What kind of compression does YouTube use?

Discussion in 'Digital Video' started by Jimmy Guphanti, Aug 25, 2012.

  1. Jimmy Guphanti macrumors 6502

    Mar 29, 2011
    I made a video in 1080p that came out to be 3GB. Later, I noticed that you can download it as an MP4 from your account. I downloaded it, and it was only 100MB, and the quality was identical. What kind of compression does YouTube use? It's amazing.

  2. simsaladimbamba

    Nov 28, 2010
    H.264 as video codec. HandBrake can do that, as your 3 GB video probably uses an editing codec like ProRes (FCP) or Apple Intermediate Codec (iMovie or FCE),

    In order to find out, what codec is used with your videos, you can use the following three applications to analyse a sample video file.
    When done, you can use the "Report" (VideoSpec) and "Export" (Media Inspector) button to export a report,
    attachable to your next post via the [​IMG] button.
    In MediaInfo you have to go to the Menu Bar, select View > Text and copy the text via CMD+A > CMD+C and paste it via CMD+V into your next post.

    Video Compression
    Why It Matters & How To Make The Most Of It

  3. Jimmy Guphanti thread starter macrumors 6502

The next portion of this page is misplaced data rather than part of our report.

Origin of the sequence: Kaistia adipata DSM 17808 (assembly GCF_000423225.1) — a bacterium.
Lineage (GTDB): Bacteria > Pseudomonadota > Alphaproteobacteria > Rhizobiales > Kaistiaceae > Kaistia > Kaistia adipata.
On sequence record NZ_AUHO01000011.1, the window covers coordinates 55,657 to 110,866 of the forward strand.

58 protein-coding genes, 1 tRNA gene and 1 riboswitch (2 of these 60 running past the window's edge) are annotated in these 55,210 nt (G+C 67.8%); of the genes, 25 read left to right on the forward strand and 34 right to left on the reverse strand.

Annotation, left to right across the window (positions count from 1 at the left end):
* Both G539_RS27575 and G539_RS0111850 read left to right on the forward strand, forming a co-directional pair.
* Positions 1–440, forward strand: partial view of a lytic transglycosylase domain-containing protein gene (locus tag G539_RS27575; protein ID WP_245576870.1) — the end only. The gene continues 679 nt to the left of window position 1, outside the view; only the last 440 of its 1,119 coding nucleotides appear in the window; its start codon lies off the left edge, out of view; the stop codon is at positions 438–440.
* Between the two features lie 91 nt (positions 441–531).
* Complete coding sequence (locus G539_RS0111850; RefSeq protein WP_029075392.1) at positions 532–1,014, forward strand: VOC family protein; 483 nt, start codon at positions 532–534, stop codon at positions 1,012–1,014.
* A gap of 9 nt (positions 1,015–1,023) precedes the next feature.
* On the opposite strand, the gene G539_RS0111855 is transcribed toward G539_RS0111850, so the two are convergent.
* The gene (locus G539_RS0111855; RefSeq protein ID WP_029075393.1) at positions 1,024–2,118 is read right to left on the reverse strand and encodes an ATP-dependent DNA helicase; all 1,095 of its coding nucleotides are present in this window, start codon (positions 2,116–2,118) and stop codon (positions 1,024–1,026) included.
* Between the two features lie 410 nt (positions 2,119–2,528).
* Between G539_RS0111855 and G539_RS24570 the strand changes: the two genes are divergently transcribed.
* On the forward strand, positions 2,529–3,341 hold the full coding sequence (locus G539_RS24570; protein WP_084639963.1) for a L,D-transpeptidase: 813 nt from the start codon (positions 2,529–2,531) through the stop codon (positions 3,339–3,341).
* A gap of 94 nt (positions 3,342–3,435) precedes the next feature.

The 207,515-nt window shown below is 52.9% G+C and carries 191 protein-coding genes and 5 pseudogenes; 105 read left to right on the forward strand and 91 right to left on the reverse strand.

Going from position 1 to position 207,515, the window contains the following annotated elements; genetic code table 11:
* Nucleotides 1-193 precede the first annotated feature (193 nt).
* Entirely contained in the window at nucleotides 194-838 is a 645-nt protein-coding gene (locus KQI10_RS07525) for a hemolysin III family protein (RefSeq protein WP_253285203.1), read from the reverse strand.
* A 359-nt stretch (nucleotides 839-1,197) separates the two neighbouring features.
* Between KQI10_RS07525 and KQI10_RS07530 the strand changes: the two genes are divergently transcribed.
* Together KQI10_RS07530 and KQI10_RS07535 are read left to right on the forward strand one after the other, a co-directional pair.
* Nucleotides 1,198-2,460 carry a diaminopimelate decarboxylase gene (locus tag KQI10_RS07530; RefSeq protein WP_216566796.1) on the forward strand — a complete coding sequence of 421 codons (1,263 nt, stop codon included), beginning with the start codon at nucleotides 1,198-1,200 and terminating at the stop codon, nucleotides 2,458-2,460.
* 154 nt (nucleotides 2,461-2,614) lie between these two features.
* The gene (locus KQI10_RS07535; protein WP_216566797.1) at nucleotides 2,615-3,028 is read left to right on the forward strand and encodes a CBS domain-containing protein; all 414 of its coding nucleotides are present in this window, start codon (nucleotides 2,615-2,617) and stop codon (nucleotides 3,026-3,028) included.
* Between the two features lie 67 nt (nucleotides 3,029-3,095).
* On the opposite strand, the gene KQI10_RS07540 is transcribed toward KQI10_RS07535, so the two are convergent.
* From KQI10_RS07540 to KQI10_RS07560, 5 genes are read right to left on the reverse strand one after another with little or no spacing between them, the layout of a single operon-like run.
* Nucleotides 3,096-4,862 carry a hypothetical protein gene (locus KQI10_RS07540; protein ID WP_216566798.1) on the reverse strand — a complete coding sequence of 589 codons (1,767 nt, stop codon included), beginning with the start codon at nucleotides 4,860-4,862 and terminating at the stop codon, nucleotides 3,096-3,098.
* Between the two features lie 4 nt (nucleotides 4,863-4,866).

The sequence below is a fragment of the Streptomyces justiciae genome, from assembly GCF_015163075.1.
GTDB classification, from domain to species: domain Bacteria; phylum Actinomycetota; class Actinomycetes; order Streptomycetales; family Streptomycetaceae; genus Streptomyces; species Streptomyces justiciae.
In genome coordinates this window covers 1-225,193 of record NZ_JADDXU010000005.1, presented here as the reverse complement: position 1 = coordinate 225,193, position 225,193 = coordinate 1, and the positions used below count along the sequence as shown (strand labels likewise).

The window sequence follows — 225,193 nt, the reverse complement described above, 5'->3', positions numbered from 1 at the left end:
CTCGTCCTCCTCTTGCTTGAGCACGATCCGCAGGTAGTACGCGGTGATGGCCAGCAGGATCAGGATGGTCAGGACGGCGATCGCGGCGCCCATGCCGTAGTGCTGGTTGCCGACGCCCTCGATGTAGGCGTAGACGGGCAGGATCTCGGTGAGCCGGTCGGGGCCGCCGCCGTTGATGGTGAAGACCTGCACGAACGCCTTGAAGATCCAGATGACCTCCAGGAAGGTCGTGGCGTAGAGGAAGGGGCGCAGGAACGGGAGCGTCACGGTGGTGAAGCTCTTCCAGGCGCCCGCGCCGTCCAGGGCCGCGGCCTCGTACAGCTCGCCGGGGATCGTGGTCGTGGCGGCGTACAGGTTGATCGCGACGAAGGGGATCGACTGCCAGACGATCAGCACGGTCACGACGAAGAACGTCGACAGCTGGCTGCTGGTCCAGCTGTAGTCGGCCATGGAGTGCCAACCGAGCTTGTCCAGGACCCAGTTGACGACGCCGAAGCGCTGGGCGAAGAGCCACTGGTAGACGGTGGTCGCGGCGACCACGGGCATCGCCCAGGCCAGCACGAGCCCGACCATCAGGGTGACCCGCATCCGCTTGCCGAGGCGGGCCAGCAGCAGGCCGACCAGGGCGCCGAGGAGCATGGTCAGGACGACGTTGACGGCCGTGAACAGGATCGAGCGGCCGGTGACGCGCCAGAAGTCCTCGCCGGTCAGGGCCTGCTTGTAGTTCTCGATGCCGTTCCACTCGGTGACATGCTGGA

Mar 29, 2011
    Thanks for the thorough answer!
  4. arjen92 macrumors 65816


    Sep 9, 2008
    Below sea level
    Although the videos on youtube look really good and might appear to have the same quality, to say that they are identical is not true.

    I know I'm just nagging, and I guess you do understand (and just quickly used the word "identical") but the real quality won't be identical. Just to make sure there's is no misunderstanding.

    A lot of data is lost and once you start editing on youtube videos, or a have a keen eye for details. You'll notice some data is lost.

    This becomes notable, for example, when you export your video as a compressed video, and then upload it to youtube. The video will be encoded twice, but the second time information will be missing (because it was compressed the first time). It still might not be very noticeable. But my point is, it's always best to use a file with as much details (with low or no compression) in your workflow, until you come to the final product.

    They don't edit a movie in Hollywood with DVD like compression and use that all the way through. No, they use uncompressed and then compress it for the DVD (and for iTunes, Netflix, TV Stations etc). That's why they can "upgrade" and sell the older movies on Blu-ray. And still, the movies are compressed to fit on Blu-ray. (and sometimes they rescan the actual film material in a higher resolution).

    Again, sorry for waisting your time with something I think is important, just wanted to share.

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